From Provider – Long-term and Acute Care blog
Thirteen percent of “dual eligibles” age 65 or older had been diagnosed with some form of dementia in 2009, Avalere’s study found. For patients age 65 or older who were eligible for Medicare only, the figure was 4 percent, Avalere found.
The disparities seem to continue even as the populations age, Avalere said. For those patients between 65 and 74 years old, 6 percent of dual eligibles and 1 percent of Medicare-only patients were diagnosed with dementia; patients between 75 and 84 years old, 15 percent of dual eligibles and 6 percent of Medicare-only beneficiaries suffered from dementia. For those 85 years or older, the ratio was 31 percent to 15 percent, Avalere found.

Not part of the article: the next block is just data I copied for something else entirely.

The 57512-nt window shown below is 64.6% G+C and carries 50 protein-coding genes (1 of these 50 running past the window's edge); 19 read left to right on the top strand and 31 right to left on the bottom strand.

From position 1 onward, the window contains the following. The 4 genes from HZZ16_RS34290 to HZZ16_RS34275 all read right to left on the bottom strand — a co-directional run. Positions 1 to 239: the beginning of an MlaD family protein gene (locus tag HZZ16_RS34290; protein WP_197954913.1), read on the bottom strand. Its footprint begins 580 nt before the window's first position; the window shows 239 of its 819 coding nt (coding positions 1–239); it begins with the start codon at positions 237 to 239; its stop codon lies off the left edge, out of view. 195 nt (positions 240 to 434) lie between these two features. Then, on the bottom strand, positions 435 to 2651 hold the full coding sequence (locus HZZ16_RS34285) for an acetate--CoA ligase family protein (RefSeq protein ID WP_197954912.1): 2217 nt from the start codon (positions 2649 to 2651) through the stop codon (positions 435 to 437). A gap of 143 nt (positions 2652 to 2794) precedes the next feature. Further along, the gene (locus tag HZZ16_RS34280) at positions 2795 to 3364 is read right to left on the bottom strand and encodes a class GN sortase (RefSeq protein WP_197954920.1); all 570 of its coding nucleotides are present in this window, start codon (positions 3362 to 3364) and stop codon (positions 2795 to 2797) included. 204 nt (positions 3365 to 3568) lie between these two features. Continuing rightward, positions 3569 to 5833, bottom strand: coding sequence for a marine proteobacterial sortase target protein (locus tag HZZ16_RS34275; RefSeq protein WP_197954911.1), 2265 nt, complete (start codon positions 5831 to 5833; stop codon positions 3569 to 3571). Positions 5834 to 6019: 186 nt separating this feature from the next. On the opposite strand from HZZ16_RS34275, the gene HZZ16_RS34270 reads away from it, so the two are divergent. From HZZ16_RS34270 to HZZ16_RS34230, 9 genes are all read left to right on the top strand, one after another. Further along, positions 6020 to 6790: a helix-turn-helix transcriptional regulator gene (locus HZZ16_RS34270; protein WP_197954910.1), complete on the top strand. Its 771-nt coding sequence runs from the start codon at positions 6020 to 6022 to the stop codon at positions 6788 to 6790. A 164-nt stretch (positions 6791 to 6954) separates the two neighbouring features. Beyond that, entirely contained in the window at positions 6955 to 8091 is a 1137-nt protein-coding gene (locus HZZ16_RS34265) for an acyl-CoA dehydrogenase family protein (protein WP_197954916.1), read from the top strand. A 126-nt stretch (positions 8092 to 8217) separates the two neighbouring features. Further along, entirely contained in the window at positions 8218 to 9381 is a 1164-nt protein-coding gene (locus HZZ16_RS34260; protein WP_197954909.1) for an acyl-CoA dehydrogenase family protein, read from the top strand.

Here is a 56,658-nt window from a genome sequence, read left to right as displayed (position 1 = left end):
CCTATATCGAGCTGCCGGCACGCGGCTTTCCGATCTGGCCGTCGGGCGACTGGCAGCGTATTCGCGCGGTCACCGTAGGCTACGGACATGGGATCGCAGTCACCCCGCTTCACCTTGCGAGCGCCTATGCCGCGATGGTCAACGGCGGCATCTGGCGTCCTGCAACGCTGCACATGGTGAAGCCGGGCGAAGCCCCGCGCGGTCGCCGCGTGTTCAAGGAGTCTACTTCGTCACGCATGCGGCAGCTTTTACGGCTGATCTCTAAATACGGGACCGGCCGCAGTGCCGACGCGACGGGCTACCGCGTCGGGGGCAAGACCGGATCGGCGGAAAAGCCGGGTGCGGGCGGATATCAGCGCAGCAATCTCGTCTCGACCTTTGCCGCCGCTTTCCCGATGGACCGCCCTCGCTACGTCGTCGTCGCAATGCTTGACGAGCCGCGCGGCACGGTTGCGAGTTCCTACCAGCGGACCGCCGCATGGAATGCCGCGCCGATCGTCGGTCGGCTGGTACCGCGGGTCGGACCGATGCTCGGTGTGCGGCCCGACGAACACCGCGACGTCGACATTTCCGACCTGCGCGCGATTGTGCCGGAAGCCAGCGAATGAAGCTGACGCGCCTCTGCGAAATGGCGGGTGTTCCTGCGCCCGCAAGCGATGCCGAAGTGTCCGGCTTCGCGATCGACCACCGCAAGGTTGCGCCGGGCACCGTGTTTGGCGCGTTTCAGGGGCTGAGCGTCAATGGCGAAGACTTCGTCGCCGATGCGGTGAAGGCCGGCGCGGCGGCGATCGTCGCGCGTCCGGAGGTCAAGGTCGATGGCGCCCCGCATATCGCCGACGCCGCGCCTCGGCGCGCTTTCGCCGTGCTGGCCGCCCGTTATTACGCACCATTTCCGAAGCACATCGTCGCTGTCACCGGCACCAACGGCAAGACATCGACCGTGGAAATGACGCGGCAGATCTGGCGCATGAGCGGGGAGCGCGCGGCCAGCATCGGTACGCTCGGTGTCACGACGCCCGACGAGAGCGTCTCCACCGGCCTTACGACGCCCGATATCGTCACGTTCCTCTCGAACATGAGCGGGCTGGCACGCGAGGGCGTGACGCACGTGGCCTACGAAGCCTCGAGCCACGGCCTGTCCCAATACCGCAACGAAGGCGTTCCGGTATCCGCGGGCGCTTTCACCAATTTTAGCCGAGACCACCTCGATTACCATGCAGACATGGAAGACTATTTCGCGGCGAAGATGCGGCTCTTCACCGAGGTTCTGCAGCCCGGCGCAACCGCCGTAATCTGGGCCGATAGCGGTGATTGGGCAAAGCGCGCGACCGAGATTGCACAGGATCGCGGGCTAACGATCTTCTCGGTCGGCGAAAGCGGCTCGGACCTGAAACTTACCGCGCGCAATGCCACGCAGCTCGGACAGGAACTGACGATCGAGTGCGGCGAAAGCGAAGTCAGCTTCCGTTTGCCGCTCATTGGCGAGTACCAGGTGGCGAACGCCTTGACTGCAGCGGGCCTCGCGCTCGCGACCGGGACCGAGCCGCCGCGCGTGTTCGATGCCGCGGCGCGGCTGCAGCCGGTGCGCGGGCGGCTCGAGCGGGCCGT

“We always expect duals to be more complex medically and to suffer disproportionately,” Avalere Manager Sally Rodriguez says. “But it’s always very surprising when you see the huge number –especially as you look at the very old.”
Avalere’s research was funded by the Scan Foundation, Rodriguez said. Researchers used conservative estimates, so Avalere’s findings may be under-reporting the size of the dementia problem, she adds.
Avalere’s research comes as states are scrambling to reform long term care rules and regulations under the Affordable Health Care Act.
“States need to tread lightly and be very cautious,” Rodriguez says. “We feel it’s important that people understand that dual eligibiles are very complex. You can’t just herd them into a single box and call it ‘managed care.’”